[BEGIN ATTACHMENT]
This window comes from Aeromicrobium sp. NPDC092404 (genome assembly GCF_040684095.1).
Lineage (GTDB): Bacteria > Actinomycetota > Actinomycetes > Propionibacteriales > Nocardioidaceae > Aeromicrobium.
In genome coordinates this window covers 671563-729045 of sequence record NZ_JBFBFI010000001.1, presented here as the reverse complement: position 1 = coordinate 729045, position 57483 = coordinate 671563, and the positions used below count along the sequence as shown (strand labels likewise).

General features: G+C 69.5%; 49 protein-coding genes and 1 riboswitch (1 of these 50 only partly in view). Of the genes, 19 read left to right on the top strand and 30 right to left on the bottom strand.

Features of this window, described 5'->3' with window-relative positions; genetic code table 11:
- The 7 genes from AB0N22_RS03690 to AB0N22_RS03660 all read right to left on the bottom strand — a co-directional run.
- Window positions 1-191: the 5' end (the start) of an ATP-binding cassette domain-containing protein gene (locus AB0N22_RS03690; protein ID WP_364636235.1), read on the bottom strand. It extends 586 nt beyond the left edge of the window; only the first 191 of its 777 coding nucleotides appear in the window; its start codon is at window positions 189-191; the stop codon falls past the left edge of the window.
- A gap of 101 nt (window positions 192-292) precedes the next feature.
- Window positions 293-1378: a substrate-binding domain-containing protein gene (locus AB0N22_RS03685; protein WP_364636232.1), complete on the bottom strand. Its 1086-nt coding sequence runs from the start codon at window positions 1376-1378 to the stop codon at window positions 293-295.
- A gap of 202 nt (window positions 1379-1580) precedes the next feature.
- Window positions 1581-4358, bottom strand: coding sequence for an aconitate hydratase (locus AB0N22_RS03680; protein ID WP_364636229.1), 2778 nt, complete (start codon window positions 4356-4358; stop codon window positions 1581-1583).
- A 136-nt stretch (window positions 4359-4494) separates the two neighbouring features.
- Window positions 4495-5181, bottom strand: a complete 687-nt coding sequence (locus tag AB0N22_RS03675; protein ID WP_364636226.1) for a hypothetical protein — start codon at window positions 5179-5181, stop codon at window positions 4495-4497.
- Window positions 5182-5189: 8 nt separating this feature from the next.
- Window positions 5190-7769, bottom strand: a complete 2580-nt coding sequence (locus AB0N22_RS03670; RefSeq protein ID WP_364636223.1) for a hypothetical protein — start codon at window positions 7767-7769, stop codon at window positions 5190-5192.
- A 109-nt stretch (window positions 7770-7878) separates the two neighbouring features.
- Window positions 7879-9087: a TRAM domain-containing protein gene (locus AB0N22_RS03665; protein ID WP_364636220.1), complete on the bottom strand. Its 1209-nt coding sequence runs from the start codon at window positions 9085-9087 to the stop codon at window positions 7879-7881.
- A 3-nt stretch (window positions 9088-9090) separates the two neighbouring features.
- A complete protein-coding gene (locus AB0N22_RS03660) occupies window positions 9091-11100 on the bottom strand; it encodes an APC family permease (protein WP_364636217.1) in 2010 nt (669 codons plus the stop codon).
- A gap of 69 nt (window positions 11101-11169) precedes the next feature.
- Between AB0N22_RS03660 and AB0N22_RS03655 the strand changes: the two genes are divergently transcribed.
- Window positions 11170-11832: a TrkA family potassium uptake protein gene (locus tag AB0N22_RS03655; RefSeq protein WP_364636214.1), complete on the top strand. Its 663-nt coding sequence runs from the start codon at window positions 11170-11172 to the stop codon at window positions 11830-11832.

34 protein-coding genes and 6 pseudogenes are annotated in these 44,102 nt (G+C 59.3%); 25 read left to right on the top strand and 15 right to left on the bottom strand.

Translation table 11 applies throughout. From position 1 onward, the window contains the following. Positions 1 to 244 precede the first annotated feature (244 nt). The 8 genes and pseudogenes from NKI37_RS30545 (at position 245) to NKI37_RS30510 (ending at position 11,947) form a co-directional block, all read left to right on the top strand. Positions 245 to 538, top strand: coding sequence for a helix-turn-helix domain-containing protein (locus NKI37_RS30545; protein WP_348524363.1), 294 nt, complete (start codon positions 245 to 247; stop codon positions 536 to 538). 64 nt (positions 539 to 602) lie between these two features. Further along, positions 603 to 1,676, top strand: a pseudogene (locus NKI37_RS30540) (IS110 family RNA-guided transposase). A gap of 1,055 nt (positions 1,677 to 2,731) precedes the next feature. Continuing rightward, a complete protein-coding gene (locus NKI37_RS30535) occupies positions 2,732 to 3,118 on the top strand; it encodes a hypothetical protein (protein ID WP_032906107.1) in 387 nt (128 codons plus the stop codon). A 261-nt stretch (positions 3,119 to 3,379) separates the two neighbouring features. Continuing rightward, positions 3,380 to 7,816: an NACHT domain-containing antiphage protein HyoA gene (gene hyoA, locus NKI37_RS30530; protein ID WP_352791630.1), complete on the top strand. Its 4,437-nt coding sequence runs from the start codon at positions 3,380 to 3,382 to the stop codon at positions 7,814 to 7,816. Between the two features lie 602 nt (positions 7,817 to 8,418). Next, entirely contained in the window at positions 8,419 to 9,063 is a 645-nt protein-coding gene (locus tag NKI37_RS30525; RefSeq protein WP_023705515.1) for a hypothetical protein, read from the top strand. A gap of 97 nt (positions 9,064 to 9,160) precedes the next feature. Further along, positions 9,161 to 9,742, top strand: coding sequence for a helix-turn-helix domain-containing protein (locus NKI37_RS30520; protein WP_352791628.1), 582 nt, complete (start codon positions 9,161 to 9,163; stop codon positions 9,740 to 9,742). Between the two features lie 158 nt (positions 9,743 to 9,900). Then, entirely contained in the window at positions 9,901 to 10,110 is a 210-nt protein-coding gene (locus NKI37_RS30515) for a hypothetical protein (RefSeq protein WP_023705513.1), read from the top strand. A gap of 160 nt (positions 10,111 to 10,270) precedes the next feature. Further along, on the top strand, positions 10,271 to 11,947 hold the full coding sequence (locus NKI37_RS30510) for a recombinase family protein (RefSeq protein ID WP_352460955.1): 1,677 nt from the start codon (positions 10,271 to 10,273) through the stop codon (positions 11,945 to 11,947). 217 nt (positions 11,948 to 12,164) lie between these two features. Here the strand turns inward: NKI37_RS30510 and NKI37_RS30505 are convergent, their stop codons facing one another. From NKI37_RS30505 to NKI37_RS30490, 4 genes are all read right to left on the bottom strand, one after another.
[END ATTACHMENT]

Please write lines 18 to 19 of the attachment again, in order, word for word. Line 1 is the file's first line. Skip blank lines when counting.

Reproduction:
- A 3-nt stretch (window positions 9088-9090) separates the two neighbouring features.
- A complete protein-coding gene (locus AB0N22_RS03660) occupies window positions 9091-11100 on the bottom strand; it encodes an APC family permease (protein WP_364636217.1) in 2010 nt (669 codons plus the stop codon).